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seminal work by Mou Zongsan (20th Century Philosopher)

denis_m

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Friends,

I just learned that an English translation of NINETEEN LECTURES ON CHINESE PHILOSOPHY is available on the web. Here is the URL: www.nineteenlectures.org
{If you google the translator, Julie Lee Wei, you'll see some articles on the I CHING that she has written for Sino-Platonic Papers.)

Mou Tsung-san is a seminal Chinese philosopher of the 20th Century, and this
book gives an overview of his thinking. Mou studied under Liang Shuming at Beijing University in the Twenties. As an undergraduate he wrote a book about the I CHING. In the Fifties and Sixties, as research fellow at the New Asia Academy in Hong Kong, he initiated the New Confucian movement. In the Seventies and Eighties, he was the pre-eminent teacher of Confucian philosophy outside of Mainland China.
Mou's work is not dry and musty. He is the only modern Chinese philosopher I know who could write with an immediacy and adventerous spirit that comes anywhere near Nietzche.
Although the main body of his work does not discuss the I CHING directly, it shows us what resources modern Chinese philosophy has that can be brought to bear on the I CHING.

Regards,

Denis M
 

lindsay

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Thank you very much, Denis. It's hard to find material like this without belonging to the club. I believe I will find Mou Zongsan very interesting, and I am grateful to Julie Lee Wei for sharing her work with the world.
 

stevev

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Is the IChing really Chinese ?

Now I don’t ask this is order to enable a hostile takeover of their obvious moral and intellectual copyright. It’s just that for a long time now I haven’t really associated it with China, until I came here and started reading about it‘s history. After the Chinese words have been translated and replaced, the ideas just seem human, and I wouldn’t even really go that far, maybe just animal will do, although I don’t like to exclude plants and aliens either, let’s just go with cosmic !

I remember a Jamaican reggae musician, possibly Peter Tosh, saying that white people’s greatest strength was our ability to take whatever we wanted from whatever culture and use it as our own. I think he said this in reference to 10cc’s “I Don’t Like Cricket”, it made sense then as now.

Also, I learned something about Indian and then Chinese philosophy before I’d even heard of Aristotle and it’s never seemed alien to me. I don’t know what people are talking about when they say Westerners have trouble understanding or adapting to these philosophies. I just heard that again today on the “$100 Taxi Ride” with an Indian closet philosopher, sorry, taxi driver.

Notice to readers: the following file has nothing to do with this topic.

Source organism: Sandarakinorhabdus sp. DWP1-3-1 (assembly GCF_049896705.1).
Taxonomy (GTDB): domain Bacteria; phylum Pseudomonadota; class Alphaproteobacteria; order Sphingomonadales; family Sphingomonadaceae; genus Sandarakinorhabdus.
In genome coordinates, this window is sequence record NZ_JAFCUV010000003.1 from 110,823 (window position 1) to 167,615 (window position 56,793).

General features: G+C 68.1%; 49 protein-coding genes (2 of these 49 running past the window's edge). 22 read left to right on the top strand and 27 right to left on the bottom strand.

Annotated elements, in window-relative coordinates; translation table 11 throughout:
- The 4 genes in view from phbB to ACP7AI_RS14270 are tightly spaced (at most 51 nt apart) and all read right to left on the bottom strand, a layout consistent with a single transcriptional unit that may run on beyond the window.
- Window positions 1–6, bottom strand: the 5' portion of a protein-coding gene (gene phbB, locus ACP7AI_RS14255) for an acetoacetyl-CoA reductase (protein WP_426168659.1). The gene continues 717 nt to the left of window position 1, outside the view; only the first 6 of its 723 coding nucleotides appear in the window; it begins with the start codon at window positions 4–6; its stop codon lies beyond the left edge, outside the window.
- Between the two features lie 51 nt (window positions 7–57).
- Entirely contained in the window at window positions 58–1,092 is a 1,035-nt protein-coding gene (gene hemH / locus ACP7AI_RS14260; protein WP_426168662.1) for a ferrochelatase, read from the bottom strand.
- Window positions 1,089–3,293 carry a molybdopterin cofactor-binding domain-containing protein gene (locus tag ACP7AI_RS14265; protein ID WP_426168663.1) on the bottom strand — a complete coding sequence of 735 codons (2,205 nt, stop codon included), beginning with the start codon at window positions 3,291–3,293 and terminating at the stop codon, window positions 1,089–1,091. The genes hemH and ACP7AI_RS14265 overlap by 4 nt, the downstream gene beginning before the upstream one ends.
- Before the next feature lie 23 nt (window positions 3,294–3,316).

I’m no scholar, and I’m really not very interested in the definition of western or eastern philosophy. I have no trouble accepting that there are differences, but after I ignore the bits I don’t like in all of them the rest just seems the same.

I haven’t finished reading these essays yet, who am I kidding, I’ll never finish them unless they’re in point form somewhere, and I’m not sure whether this guy is saying there is or there isn’t, but he’s saying a lot about it.

18. (Repair)

Sorry, have I made this off topic now ?

 

denis_m

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There's really no need to go into Chinese philosophy when working with the I CHING. And you're right, there's no point in mystifying the differences between Western and Eastern thinking. Some Westerners are adventurous and they try out new edges. Thhey can turn into intellectual magpies (as in Peter Tosh's remark relayed by Stevev), or they can settle into something and develop it deeply. So the edge between East and West breaks down.

People who work with the I CHING are going direct to the fountainhead. Those symbols can give you traction when you're thinking about broad swaths of experience. (To me, that's really philosophy.) Also, by working directly with the I CHING, you can avoid some of the artificialities that belong to the baggage of academic philosophy.

However, a person who likes the I CHING may find interesting things in Chinese philosophy. The Chinese thinkers took some ideas from the I CHING and ran with them. They had a lot of time to turn those things over in their collective mind, so that is a resource for us. Sometimes, I don't like what they've done, so I take that as a negative example, and get a clearer sense of my own approach.

The words yin and yang were drawn out of Qian and Kun by philosophically minded people. Maybe Qian and Kun were too raw and full of associations with fertility magic, so philosophers came along and rationalized them into yin and yang. But they couldn't fully discipline those concepts and make them into pure substances, since it's natural for people to think in metaphors. The concepts of yin and yang have lent themselves to muddled thinking. They have also been used by clear-thinking people. It's instructive to look at how they have been used.